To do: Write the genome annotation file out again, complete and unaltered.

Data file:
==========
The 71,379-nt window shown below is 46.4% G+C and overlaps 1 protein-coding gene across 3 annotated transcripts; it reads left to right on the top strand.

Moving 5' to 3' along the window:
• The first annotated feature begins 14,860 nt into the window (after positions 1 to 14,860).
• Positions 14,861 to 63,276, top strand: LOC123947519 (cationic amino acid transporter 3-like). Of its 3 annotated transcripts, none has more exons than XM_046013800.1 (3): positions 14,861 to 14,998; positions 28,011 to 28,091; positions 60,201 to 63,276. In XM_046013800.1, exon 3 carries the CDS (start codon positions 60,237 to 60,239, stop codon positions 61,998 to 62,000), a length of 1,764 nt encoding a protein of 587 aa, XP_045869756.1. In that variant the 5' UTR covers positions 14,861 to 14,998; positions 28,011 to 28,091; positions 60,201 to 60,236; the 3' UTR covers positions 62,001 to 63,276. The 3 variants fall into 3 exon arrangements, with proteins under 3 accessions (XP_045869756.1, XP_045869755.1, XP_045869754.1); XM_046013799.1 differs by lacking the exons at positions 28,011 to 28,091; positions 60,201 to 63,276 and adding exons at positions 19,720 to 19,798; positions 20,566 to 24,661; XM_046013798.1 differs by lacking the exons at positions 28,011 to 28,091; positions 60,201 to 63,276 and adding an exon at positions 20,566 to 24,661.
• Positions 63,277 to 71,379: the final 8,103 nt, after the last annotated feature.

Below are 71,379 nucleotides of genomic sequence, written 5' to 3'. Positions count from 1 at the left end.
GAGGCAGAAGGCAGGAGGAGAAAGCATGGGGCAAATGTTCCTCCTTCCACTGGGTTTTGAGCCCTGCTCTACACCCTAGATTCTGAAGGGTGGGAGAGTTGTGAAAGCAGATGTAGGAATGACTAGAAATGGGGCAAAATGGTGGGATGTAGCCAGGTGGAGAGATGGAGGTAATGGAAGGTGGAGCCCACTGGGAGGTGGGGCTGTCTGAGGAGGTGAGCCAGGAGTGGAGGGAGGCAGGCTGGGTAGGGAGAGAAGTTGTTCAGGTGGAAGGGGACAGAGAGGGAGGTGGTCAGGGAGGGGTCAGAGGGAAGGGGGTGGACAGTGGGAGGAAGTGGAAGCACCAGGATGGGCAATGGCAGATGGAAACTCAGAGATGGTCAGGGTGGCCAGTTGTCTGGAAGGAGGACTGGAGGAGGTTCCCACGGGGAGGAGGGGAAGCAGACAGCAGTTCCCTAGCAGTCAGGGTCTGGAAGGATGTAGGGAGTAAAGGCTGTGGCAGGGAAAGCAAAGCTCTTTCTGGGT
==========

The 71,379-nt window shown below is 46.4% G+C and overlaps 1 protein-coding gene across 3 annotated transcripts; it reads left to right on the top strand.

Moving 5' to 3' along the window:
• The first annotated feature begins 14,860 nt into the window (after positions 1 to 14,860).
• Positions 14,861 to 63,276, top strand: LOC123947519 (cationic amino acid transporter 3-like). Of its 3 annotated transcripts, none has more exons than XM_046013800.1 (3): positions 14,861 to 14,998; positions 28,011 to 28,091; positions 60,201 to 63,276. In XM_046013800.1, exon 3 carries the CDS (start codon positions 60,237 to 60,239, stop codon positions 61,998 to 62,000), a length of 1,764 nt encoding a protein of 587 aa, XP_045869756.1. In that variant the 5' UTR covers positions 14,861 to 14,998; positions 28,011 to 28,091; positions 60,201 to 60,236; the 3' UTR covers positions 62,001 to 63,276. The 3 variants fall into 3 exon arrangements, with proteins under 3 accessions (XP_045869756.1, XP_045869755.1, XP_045869754.1); XM_046013799.1 differs by lacking the exons at positions 28,011 to 28,091; positions 60,201 to 63,276 and adding exons at positions 19,720 to 19,798; positions 20,566 to 24,661; XM_046013798.1 differs by lacking the exons at positions 28,011 to 28,091; positions 60,201 to 63,276 and adding an exon at positions 20,566 to 24,661.
• Positions 63,277 to 71,379: the final 8,103 nt, after the last annotated feature.

Below are 71,379 nucleotides of genomic sequence, written 5' to 3'. Positions count from 1 at the left end.
GAGGCAGAAGGCAGGAGGAGAAAGCATGGGGCAAATGTTCCTCCTTCCACTGGGTTTTGAGCCCTGCTCTACACCCTAGATTCTGAAGGGTGGGAGAGTTGTGAAAGCAGATGTAGGAATGACTAGAAATGGGGCAAAATGGTGGGATGTAGCCAGGTGGAGAGATGGAGGTAATGGAAGGTGGAGCCCACTGGGAGGTGGGGCTGTCTGAGGAGGTGAGCCAGGAGTGGAGGGAGGCAGGCTGGGTAGGGAGAGAAGTTGTTCAGGTGGAAGGGGACAGAGAGGGAGGTGGTCAGGGAGGGGTCAGAGGGAAGGGGGTGGACAGTGGGAGGAAGTGGAAGCACCAGGATGGGCAATGGCAGATGGAAACTCAGAGATGGTCAGGGTGGCCAGTTGTCTGGAAGGAGGACTGGAGGAGGTTCCCACGGGGAGGAGGGGAAGCAGACAGCAGTTCCCTAGCAGTCAGGGTCTGGAAGGATGTAGGGAGTAAAGGCTGTGGCAGGGAAAGCAAAGCTCTTTCTGGGT